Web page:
Treatment of stored comb has been shown to be effective against wax moth (Galleria mellonella and Achroia grisella) by use of delta-endotoxin and spores of Bacillus thuringiensis Berliner var. aizawa, Serotype 7 (Certan). B. t. treatment may also be applicable to control of SHB in stored comb using a similar approach, although the same issue arises as in wax moth control in timing of the treatment to ensure exposure of the susceptible instars.
The only order that may be considered as a possible control system for the SHB in stored comb are the parasitic hymenoptera.
Hymenoptera are commonly used in biological control and include over 125,000 species (Gordh et al., 1999). There are several families which parasitise coleopterans. Among the Parasitica the host spectrum of the Ichneumonoidae is broad with focus on the Holometabola attacking larvae, pupae and immature cocoons. Adults are associated with moist habitats and ground cover. Aulacidae are cosmopolitan, solitary egg-larval endoparasites of wood-boring coleoptera. Chalcididae are parasitoids of coleopterans typically developing as endoparasitoids of the last instar larva and pupa. The Prototrupidae (Serphidae) are solitary or gregarious internal parasitoids of coleoptera. Adults occur in damp concealed habitats under bark and in leaf litter, first instar larvae are quiescent and when the host is ready to pupate the larval parasitoid develops rapidly pupating externally on the host. Bethylidae are primarily external parasitoids of coleopteran larvae with females searching for hosts and stinging them into paralysis when egg laying occurs, the number of eggs laid being related to host size. Although they are not host specific species in certain genera are associated with certain host families.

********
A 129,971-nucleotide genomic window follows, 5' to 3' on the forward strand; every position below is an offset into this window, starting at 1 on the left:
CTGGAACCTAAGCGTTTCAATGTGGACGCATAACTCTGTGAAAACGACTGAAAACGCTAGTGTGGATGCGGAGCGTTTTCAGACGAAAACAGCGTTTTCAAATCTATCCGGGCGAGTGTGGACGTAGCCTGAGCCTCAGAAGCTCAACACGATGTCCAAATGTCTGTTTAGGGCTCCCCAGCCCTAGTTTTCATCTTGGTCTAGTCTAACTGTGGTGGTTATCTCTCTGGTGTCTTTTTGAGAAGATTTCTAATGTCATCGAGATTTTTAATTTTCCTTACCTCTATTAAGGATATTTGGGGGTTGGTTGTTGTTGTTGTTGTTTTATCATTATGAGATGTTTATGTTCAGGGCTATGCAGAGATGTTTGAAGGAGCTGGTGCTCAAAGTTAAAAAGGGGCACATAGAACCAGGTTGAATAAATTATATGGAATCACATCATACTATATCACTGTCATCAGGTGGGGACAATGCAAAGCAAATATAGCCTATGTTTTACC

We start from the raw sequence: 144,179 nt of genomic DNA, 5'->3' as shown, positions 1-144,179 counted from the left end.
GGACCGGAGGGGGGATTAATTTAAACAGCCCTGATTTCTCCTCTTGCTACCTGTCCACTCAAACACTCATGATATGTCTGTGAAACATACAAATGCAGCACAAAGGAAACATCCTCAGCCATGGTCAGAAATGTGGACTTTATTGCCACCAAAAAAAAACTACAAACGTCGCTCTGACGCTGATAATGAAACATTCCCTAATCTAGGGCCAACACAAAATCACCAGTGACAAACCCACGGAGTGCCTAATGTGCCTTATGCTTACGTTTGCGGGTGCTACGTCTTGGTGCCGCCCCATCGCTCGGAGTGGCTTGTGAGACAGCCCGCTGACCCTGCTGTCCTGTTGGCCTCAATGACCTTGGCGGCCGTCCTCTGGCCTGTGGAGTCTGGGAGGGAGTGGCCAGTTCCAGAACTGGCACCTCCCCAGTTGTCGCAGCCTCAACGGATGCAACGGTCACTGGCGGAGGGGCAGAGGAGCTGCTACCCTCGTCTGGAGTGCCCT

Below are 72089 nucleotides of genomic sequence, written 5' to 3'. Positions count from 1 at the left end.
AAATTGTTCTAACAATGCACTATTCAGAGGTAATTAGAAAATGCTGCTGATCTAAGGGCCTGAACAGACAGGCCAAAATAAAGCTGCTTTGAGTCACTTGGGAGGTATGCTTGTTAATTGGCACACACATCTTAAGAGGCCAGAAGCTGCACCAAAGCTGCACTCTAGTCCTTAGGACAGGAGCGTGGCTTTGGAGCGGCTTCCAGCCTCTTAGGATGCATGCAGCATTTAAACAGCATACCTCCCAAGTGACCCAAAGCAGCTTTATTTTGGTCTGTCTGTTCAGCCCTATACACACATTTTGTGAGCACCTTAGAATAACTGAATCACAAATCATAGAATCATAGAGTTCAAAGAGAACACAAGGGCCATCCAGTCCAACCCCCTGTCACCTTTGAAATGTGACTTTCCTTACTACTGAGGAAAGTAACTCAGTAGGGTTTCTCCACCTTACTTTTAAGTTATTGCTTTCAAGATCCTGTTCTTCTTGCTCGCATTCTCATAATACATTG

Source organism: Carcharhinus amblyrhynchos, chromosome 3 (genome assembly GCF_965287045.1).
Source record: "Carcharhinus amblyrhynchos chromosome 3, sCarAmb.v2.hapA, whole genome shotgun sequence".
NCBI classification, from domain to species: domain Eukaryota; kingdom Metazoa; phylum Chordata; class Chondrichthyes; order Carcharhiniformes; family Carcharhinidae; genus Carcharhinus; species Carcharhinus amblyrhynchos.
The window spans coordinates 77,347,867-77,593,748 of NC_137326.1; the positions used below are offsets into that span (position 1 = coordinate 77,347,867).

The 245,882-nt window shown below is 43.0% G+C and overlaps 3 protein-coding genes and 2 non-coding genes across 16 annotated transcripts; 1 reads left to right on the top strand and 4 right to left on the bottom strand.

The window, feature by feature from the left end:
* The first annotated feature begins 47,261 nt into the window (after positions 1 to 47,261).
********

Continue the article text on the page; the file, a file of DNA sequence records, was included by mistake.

A parasitic wasp has been reported for the strawberry sap beetle (Weiss and Williams, 1979). The wasp is a species of Microtonus and is the first parasite known to attack the adults of Nitidulidae. The female oviposits on the adult and the larva feeds on the organs of the beetle causing sterility and then death. The parasitic wasp Trichogramma is used in the control of wax moth in stored comb (Clay, 2001).
Physical control methods
There are a number of physical methods that have been trialled for control of SHB. These range from use of chickens (Letter to the American Bee Journal, November 2001), modified hive entrances (Ellis et al., 2002b) and an inside hive trap (Hood, 2001). In addition, there are approaches to control of stored product beetles that may be applicable to stored comb.
The modified entrance (Ellis et al., 2002b) consisted of an approx 2cm PVC pipe entrance 8-10cm above the bottom board of the colony with all other entrances sealed. The modified entrance appeared to reduce the number of adult small hive beetles within the colony but had adverse impacts on brood production, thermoregulation, removal of floor debris and water drainage. Many of these problems are addressed by use of a 3.8cm PVC pipe together with a screened bottom board to increased ventilation (Delaplane and Ellis, 2001).
The inside trap (Hood, 2001) was a 152x80x25 mm plastic box with 2.5mm width vent in the top and was mounted on the bottom bar of a brood frame. The trap was baited with a variety of materials, e.g. beer, mineral oil. The two that resulted in greatest efficacy were apple cider vinegar and mineral oil but the levels of efficacy were not suitable as control methods. If the trap can be designed to exclude bees, more acutely toxic in-hive treatments could be used in combination with the lure or trap to increase efficacy.